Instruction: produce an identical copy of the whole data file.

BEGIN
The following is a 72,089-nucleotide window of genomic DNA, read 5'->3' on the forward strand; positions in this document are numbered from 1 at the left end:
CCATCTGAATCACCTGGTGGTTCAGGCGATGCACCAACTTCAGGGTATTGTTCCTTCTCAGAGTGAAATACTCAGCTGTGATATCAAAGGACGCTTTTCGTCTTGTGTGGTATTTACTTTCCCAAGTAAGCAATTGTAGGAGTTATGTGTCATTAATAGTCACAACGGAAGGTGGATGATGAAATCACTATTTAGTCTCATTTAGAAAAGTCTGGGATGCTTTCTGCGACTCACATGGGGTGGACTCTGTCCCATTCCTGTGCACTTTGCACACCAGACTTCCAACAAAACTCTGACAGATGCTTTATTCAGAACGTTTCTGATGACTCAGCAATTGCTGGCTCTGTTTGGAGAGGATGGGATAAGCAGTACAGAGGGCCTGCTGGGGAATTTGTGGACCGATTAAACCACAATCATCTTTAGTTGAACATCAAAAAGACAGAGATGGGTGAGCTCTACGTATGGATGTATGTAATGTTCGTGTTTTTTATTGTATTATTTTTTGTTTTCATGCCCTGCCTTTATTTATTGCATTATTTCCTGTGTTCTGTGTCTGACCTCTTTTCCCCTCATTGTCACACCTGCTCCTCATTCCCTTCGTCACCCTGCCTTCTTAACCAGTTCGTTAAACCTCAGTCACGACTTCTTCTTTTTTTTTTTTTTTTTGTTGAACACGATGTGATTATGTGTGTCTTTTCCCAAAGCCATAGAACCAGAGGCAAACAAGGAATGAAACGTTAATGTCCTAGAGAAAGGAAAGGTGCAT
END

The following is a 72,089-nucleotide window of genomic DNA, read 5'->3' on the forward strand; positions in this document are numbered from 1 at the left end:
CCATCTGAATCACCTGGTGGTTCAGGCGATGCACCAACTTCAGGGTATTGTTCCTTCTCAGAGTGAAATACTCAGCTGTGATATCAAAGGACGCTTTTCGTCTTGTGTGGTATTTACTTTCCCAAGTAAGCAATTGTAGGAGTTATGTGTCATTAATAGTCACAACGGAAGGTGGATGATGAAATCACTATTTAGTCTCATTTAGAAAAGTCTGGGATGCTTTCTGCGACTCACATGGGGTGGACTCTGTCCCATTCCTGTGCACTTTGCACACCAGACTTCCAACAAAACTCTGACAGATGCTTTATTCAGAACGTTTCTGATGACTCAGCAATTGCTGGCTCTGTTTGGAGAGGATGGGATAAGCAGTACAGAGGGCCTGCTGGGGAATTTGTGGACCGATTAAACCACAATCATCTTTAGTTGAACATCAAAAAGACAGAGATGGGTGAGCTCTACGTATGGATGTATGTAATGTTCGTGTTTTTTATTGTATTATTTTTTGTTTTCATGCCCTGCCTTTATTTATTGCATTATTTCCTGTGTTCTGTGTCTGACCTCTTTTCCCCTCATTGTCACACCTGCTCCTCATTCCCTTCGTCACCCTGCCTTCTTAACCAGTTCGTTAAACCTCAGTCACGACTTCTTCTTTTTTTTTTTTTTTTTGTTGAACACGATGTGATTATGTGTGTCTTTTCCCAAAGCCATAGAACCAGAGGCAAACAAGGAATGAAACGTTAATGTCCTAGAGAAAGGAAAGGTGCAT